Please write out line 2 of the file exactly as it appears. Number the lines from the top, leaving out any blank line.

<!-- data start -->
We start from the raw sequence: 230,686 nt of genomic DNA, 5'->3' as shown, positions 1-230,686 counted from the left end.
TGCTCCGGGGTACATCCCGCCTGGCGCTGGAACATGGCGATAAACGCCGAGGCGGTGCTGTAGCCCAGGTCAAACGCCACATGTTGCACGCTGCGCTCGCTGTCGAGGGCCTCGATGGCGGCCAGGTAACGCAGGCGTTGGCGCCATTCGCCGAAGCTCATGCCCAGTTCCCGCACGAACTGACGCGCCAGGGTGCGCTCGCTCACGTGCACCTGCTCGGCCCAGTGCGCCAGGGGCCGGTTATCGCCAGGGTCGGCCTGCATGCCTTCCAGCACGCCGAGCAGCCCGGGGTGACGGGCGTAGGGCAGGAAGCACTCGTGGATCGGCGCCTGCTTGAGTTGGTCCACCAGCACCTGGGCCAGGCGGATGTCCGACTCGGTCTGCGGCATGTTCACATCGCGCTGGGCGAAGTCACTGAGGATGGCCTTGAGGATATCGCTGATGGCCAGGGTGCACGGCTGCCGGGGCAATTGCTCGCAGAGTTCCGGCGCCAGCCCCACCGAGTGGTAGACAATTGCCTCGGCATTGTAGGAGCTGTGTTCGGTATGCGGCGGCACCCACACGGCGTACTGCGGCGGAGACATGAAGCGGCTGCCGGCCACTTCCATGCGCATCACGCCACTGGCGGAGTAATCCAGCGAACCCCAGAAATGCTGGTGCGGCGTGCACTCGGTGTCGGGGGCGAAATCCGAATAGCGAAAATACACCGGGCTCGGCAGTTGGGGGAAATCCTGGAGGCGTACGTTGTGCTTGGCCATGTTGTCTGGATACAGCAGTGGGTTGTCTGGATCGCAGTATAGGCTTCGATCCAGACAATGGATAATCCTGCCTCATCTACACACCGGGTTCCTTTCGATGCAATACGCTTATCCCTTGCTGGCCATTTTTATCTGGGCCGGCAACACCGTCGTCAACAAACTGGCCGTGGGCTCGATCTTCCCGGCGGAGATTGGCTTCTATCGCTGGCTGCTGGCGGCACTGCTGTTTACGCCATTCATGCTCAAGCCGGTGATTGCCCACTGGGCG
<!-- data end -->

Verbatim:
TGCTCCGGGGTACATCCCGCCTGGCGCTGGAACATGGCGATAAACGCCGAGGCGGTGCTGTAGCCCAGGTCAAACGCCACATGTTGCACGCTGCGCTCGCTGTCGAGGGCCTCGATGGCGGCCAGGTAACGCAGGCGTTGGCGCCATTCGCCGAAGCTCATGCCCAGTTCCCGCACGAACTGACGCGCCAGGGTGCGCTCGCTCACGTGCACCTGCTCGGCCCAGTGCGCCAGGGGCCGGTTATCGCCAGGGTCGGCCTGCATGCCTTCCAGCACGCCGAGCAGCCCGGGGTGACGGGCGTAGGGCAGGAAGCACTCGTGGATCGGCGCCTGCTTGAGTTGGTCCACCAGCACCTGGGCCAGGCGGATGTCCGACTCGGTCTGCGGCATGTTCACATCGCGCTGGGCGAAGTCACTGAGGATGGCCTTGAGGATATCGCTGATGGCCAGGGTGCACGGCTGCCGGGGCAATTGCTCGCAGAGTTCCGGCGCCAGCCCCACCGAGTGGTAGACAATTGCCTCGGCATTGTAGGAGCTGTGTTCGGTATGCGGCGGCACCCACACGGCGTACTGCGGCGGAGACATGAAGCGGCTGCCGGCCACTTCCATGCGCATCACGCCACTGGCGGAGTAATCCAGCGAACCCCAGAAATGCTGGTGCGGCGTGCACTCGGTGTCGGGGGCGAAATCCGAATAGCGAAAATACACCGGGCTCGGCAGTTGGGGGAAATCCTGGAGGCGTACGTTGTGCTTGGCCATGTTGTCTGGATACAGCAGTGGGTTGTCTGGATCGCAGTATAGGCTTCGATCCAGACAATGGATAATCCTGCCTCATCTACACACCGGGTTCCTTTCGATGCAATACGCTTATCCCTTGCTGGCCATTTTTATCTGGGCCGGCAACACCGTCGTCAACAAACTGGCCGTGGGCTCGATCTTCCCGGCGGAGATTGGCTTCTATCGCTGGCTGCTGGCGGCACTGCTGTTTACGCCATTCATGCTCAAGCCGGTGATTGCCCACTGGGCG